A Surrey, British Columbia couple has been awarded $4,000 by a B.C. court following their condo strata failing to investigate complaints surrounding their neighbour’s smoking and air-freshener spray entering their unit.
The province’s resolution tribunal ruled that Parkview Gardens failed its “duty to accommodate” unit owner Carol Cheslock’s disabilities, including allergies, asthma, other respiratory problems and an eye condition that required surgery.
Cheslock said that the rampant cigarette, cannabis smoke and other odours from her neighbour worsened her condition.
“Mrs. Cheslock has a physical disability and provided medical notes stating the smoke and odours (were) aggravating her health conditions,” wrote tribunal vice-chairwoman Kate Campbell, according to the Vancouver Sun. “Under the B.C. human rights code, the strata therefore had a duty to accommodate Mrs. Cheslock to the point of undue hardship.”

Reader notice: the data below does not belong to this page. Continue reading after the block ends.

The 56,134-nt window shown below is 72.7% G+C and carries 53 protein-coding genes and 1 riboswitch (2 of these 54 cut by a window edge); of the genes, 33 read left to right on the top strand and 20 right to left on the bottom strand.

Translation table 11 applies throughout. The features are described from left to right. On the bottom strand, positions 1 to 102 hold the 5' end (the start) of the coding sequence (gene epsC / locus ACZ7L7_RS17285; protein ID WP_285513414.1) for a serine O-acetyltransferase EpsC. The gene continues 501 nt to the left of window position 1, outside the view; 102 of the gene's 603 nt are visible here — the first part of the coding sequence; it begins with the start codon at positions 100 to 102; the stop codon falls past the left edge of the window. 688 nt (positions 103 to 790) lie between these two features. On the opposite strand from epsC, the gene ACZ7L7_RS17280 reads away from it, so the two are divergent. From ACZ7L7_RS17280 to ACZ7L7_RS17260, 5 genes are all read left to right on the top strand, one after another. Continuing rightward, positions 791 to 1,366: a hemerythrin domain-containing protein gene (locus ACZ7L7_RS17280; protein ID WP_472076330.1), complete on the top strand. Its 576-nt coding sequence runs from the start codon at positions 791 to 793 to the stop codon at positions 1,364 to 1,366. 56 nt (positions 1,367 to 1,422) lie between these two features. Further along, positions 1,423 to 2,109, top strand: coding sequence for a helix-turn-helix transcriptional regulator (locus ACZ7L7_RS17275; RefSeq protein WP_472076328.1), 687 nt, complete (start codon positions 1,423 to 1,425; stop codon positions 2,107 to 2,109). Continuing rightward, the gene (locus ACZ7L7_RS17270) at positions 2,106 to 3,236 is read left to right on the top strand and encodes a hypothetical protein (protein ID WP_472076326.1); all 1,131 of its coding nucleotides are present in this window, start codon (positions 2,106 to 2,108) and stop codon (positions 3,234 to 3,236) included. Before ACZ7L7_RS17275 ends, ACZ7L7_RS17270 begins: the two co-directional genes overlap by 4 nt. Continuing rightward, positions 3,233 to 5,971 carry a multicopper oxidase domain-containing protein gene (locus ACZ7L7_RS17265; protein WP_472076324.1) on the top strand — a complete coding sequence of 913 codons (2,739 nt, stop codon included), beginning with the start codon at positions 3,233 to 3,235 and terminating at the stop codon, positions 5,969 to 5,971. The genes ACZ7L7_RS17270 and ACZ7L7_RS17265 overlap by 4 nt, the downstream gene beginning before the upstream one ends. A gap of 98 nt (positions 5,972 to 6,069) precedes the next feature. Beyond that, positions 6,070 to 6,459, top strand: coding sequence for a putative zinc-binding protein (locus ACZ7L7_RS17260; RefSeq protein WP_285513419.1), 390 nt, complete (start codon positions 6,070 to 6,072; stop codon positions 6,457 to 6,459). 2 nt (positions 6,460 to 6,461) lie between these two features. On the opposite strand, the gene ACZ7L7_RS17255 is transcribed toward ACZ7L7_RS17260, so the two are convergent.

The resolution tribunal ruled that the “strata failed to enforce its no-smoking and nuisance bylaws, despite numerous complaints” and that it had “strata had a higher duty to investigate.”
Cheslock claims that the strata didn’t take her complaint seriously and that it was working with the owner of the offending unit to ensure “bylaws were not enforced.” In total, six letters featuring complaints were sent to the strata by Cheslock.
At one point, the strata sent letters to the culprit threatening a $50 fine if the pungent smells didn’t stop, but reversed the fine due to there being “no conclusive evidence of a bylaw breach.”
In 2016, Vancouver’s human rights tribunal ruled in a similar case that a strata must call in an expert to investigate secondhand smoke and look into possible solutions regarding accommodating disabilities.